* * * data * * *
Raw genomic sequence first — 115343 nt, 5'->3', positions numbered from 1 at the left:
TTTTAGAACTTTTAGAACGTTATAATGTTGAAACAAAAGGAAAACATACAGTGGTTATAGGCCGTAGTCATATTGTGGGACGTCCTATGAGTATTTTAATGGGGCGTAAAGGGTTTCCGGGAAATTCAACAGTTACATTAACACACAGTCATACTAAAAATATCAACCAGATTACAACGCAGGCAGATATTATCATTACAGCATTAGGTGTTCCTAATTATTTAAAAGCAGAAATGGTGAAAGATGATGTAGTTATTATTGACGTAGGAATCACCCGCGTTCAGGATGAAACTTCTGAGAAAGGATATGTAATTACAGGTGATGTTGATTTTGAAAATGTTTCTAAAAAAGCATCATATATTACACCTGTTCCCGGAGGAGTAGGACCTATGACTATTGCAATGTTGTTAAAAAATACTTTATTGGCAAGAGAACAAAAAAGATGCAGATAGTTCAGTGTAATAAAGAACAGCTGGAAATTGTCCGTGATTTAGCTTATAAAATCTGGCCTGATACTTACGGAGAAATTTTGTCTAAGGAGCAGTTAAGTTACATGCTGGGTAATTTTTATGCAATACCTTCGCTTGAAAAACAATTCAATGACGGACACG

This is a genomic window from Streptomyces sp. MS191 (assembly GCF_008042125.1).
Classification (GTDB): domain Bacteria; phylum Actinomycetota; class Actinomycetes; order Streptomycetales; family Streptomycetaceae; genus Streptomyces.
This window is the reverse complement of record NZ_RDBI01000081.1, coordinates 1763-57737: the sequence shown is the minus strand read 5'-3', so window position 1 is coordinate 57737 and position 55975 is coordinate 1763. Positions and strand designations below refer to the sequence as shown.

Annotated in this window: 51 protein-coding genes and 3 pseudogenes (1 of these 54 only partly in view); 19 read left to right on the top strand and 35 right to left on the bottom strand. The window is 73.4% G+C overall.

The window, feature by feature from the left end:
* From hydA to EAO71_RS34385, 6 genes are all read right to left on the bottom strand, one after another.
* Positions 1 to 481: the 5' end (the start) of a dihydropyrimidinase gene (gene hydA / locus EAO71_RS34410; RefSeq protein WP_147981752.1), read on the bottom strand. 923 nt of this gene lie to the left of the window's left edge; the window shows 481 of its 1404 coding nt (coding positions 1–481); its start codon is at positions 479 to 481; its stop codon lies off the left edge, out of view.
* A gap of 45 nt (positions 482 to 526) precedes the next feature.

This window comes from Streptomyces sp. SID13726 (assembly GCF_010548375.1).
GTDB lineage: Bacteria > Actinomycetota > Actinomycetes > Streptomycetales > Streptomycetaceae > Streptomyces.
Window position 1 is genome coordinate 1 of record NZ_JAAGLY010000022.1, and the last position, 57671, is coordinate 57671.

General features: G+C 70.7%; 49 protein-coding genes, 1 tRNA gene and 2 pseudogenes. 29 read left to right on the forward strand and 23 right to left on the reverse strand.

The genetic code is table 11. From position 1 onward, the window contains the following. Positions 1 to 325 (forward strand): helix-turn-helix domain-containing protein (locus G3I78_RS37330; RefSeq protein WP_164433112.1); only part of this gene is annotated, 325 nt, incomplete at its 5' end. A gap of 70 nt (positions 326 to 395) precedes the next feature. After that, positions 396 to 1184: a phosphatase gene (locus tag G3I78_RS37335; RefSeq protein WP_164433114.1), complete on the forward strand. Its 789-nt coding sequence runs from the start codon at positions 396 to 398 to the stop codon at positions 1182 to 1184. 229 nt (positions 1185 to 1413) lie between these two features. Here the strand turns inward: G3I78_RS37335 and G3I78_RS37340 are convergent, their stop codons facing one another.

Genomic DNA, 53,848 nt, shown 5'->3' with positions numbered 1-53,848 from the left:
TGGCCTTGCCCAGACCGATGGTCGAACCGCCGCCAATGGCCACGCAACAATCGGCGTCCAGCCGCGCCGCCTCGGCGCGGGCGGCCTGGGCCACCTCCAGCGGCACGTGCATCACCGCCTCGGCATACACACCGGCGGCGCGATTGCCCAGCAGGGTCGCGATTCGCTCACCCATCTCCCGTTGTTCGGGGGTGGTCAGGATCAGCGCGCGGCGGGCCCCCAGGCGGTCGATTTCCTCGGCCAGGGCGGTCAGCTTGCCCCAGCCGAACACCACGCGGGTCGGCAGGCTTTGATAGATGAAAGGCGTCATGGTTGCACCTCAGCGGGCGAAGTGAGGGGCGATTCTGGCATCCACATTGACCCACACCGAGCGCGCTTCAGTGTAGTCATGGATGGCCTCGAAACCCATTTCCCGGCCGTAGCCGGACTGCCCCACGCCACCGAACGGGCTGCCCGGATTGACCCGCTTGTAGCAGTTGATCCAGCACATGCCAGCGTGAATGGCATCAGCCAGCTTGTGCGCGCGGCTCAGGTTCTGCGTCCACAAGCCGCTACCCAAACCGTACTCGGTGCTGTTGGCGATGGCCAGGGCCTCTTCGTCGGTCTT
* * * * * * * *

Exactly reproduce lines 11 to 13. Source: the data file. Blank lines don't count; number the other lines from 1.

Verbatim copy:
This window comes from Streptomyces sp. SID13726 (assembly GCF_010548375.1).
GTDB lineage: Bacteria > Actinomycetota > Actinomycetes > Streptomycetales > Streptomycetaceae > Streptomyces.
Window position 1 is genome coordinate 1 of record NZ_JAAGLY010000022.1, and the last position, 57671, is coordinate 57671.